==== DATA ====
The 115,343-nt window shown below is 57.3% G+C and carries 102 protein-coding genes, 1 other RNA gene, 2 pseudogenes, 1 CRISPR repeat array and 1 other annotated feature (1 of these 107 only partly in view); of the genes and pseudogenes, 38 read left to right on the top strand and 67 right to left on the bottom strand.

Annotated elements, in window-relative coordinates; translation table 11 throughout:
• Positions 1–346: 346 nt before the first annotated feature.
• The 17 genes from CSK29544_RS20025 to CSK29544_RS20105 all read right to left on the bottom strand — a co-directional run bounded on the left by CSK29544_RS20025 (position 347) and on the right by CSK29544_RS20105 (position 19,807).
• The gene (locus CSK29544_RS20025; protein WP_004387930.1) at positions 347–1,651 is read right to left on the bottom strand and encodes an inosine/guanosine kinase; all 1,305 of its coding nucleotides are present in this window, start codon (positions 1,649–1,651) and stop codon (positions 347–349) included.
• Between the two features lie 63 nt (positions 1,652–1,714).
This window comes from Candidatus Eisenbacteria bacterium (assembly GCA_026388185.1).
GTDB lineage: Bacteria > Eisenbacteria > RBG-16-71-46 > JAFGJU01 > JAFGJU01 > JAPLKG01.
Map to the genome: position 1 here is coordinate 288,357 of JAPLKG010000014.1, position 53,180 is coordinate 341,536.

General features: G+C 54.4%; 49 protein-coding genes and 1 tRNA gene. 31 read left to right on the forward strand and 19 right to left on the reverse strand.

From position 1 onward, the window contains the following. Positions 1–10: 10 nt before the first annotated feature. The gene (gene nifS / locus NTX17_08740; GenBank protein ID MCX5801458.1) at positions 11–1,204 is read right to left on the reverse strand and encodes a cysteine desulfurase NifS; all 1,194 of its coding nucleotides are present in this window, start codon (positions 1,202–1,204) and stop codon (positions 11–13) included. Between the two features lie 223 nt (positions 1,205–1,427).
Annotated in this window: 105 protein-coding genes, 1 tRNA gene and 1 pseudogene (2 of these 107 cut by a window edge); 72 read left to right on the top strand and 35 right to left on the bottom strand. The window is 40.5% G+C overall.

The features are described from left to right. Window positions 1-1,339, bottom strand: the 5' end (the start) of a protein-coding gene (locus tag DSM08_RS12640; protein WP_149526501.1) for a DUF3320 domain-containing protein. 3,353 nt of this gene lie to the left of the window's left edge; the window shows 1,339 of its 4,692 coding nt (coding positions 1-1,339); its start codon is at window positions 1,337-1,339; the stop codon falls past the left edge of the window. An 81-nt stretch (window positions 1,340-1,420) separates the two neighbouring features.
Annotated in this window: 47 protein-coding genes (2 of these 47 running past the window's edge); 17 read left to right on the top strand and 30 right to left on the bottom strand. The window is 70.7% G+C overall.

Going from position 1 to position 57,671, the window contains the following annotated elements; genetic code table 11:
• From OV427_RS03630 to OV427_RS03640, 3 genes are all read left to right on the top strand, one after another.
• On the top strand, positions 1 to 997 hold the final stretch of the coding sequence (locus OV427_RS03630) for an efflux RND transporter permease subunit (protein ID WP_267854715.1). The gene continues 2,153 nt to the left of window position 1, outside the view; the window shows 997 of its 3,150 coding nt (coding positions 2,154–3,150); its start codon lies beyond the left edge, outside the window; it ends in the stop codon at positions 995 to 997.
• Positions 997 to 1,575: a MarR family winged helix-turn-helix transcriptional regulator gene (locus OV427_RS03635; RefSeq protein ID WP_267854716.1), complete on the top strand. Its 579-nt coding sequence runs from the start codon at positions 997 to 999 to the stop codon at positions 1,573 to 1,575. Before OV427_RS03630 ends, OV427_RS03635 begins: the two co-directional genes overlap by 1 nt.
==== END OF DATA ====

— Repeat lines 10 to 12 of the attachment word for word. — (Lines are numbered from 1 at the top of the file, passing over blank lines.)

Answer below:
General features: G+C 54.4%; 49 protein-coding genes and 1 tRNA gene. 31 read left to right on the forward strand and 19 right to left on the reverse strand.

From position 1 onward, the window contains the following. Positions 1–10: 10 nt before the first annotated feature. The gene (gene nifS / locus NTX17_08740; GenBank protein ID MCX5801458.1) at positions 11–1,204 is read right to left on the reverse strand and encodes a cysteine desulfurase NifS; all 1,194 of its coding nucleotides are present in this window, start codon (positions 1,202–1,204) and stop codon (positions 11–13) included. Between the two features lie 223 nt (positions 1,205–1,427).
Annotated in this window: 105 protein-coding genes, 1 tRNA gene and 1 pseudogene (2 of these 107 cut by a window edge); 72 read left to right on the top strand and 35 right to left on the bottom strand. The window is 40.5% G+C overall.